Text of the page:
• Showy paint jobs and/or decals.
  • Customized exhaust pipes, namely by removing the mufflers to amplify the motorcycle's noise (aka 爆音マフラー / Bakuon muffler), or Devil-kan (デビル管, lit. "Devil tubes", named after French company Devil) bass amplifiers. Some bikes have ridiculously tall mufflers installed known as takeyari muffler (竹槍マフラー, lit. "bamboo spear muffler"), but they're more commonly seen on the buchiage variation or on cars.
  • Illegal modifications made to disobey traffic codes: foldable license plates, longer swingarms, whitened red tail lights, or switchable headlights.
  • Sandan seats (三段シート, lit. "three-stage seat"), tall backrests named after the three possible ways to use it: as a common motorcycle seat, as a laid-back seat, and as the seat for the backrider. Variants include the much shorter chobisan (チョビ三) and the wakaishi sandan (墓石三段, lit. "three-stage tombstone"), named after its square shape and commonly more angled than the usual sandan. The dorsal of the sandan can also be custom-painted to write or draw something.
  • Custom short and/or narrow handlebars, such as the shibori handle (絞りハンドル, lit. "squeezed handlebar") and the up handle (アップハンドル).
  • Oversized flags and banners, normally mounted to a flag rod (described below)
  • Custom tailfins, like the elongated and curved tsuppari tail (ツッパリテール, lit. "delinquent tail"), the twin-pointed ebi tail (エビテール, lit. "shrimp tail"), Autobahn tail (アウトバーンテール), or the Kawasaki Z750 "Z2" tail (Z2テール).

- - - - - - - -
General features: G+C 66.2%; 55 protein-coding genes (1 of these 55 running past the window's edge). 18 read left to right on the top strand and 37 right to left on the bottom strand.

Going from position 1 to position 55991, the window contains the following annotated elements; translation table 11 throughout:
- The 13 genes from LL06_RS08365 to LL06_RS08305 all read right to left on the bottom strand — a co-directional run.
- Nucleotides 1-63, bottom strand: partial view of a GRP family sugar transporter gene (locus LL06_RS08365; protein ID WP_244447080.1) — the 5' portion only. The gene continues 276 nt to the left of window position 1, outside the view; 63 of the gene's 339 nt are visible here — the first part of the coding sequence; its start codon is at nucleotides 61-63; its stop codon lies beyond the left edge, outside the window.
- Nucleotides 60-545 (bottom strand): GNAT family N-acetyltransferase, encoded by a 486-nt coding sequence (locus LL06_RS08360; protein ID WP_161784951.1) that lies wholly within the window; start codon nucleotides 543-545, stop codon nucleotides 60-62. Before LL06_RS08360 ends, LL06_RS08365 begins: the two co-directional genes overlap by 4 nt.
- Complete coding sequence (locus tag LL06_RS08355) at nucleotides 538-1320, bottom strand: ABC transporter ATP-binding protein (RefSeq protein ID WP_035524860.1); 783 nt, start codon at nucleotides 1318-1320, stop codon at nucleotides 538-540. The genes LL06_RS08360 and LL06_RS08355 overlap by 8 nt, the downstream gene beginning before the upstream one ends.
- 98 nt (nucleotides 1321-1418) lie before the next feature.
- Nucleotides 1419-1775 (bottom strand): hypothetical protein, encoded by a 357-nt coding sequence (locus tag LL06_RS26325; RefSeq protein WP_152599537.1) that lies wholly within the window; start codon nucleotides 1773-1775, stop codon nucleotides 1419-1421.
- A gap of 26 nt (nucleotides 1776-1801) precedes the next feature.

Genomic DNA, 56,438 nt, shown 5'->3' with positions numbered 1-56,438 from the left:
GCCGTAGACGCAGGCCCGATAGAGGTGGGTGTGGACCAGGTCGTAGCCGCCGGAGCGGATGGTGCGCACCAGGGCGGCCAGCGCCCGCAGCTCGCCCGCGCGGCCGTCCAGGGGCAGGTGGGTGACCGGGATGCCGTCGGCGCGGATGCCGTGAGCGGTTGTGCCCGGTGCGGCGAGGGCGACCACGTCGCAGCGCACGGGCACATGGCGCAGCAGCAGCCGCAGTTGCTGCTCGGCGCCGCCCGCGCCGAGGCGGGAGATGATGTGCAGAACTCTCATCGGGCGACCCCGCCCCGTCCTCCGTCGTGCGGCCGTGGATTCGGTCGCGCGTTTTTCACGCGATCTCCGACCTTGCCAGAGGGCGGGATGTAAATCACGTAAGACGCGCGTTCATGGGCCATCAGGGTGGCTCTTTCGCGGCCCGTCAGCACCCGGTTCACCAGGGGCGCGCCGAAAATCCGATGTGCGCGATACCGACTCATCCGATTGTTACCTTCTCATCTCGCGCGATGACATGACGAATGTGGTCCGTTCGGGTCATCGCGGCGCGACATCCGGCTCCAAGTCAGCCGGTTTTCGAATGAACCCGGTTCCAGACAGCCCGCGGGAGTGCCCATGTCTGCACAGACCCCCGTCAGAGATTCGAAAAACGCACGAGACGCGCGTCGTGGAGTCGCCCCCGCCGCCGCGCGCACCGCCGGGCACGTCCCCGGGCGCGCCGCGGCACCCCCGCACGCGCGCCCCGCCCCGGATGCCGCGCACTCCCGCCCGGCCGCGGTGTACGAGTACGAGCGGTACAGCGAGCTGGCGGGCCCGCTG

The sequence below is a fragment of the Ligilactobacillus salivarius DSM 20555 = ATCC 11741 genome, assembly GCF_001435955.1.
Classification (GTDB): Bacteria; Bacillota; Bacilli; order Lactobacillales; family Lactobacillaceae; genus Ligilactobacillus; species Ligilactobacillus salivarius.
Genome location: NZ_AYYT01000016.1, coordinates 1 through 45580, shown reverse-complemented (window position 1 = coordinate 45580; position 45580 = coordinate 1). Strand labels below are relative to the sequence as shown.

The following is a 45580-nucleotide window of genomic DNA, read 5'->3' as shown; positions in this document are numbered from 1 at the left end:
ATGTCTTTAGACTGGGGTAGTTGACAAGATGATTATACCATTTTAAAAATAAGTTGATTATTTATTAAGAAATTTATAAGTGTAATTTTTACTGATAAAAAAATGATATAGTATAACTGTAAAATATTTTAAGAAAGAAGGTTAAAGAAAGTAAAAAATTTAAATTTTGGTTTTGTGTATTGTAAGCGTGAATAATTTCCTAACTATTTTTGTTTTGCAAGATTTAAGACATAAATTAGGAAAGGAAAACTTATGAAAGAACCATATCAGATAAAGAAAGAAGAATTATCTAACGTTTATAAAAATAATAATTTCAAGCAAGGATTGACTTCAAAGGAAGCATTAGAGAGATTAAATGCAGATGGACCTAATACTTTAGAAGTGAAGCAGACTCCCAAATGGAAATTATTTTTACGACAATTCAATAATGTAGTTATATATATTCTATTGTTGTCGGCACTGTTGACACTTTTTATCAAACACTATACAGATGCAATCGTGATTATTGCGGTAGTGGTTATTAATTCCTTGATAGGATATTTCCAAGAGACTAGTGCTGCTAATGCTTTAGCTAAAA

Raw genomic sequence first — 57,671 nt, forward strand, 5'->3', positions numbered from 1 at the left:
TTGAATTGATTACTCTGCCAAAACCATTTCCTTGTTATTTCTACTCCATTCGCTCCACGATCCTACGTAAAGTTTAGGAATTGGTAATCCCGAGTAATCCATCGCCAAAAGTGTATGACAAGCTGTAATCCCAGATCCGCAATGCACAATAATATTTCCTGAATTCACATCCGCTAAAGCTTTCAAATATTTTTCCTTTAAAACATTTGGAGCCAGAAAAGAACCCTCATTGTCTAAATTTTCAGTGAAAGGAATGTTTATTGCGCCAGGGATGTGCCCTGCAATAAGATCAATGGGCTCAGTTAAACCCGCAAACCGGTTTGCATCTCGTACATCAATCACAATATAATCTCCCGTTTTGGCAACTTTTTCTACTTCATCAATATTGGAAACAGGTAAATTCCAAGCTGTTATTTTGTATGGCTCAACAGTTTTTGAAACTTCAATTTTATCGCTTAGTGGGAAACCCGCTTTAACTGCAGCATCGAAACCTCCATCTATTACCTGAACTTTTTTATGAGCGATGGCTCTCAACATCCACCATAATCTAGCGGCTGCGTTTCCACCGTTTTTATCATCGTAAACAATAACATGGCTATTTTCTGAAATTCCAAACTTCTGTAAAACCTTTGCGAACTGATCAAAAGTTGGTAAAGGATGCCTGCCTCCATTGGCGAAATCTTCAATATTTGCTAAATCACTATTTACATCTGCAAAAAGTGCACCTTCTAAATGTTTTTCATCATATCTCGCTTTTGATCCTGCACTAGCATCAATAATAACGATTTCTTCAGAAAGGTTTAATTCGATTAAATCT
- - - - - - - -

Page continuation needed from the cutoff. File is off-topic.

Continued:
• Custom frontal fairings, like the famous aerodynamic Rocket cowl (ロケットカウル), although some of them prefer to place them in extravagant non-aerodynamic positions. A less flashy alternative is to install a fabric windshield (布たれ風防): extravagant ways to install it include the front-leaning regent fūbō (リーゼント風防) or the back-laid shinkansen fubo (新幹線風防).
  • Customised front wheel, with accessories like flag rods (旗棒 / hata bō, more popular during the more nationalistic paraphernalia period), or other decorations like an aero shark (エアロシャーク) front wheel fairing.
  • Air horns. A particularly popular fanfare is the first twelve notes of the Love Theme from The Godfather.
  • Particularly flashy bōsōzoku aim to drive an exaggeratedly tall vehicle: this trend is known as buchiage (ブチ上げ), where parts as the sandan, rocket cowl, tail, takeyari mufflers and/or hata bō are made as tall as possible, along with an additional set of decorative lights.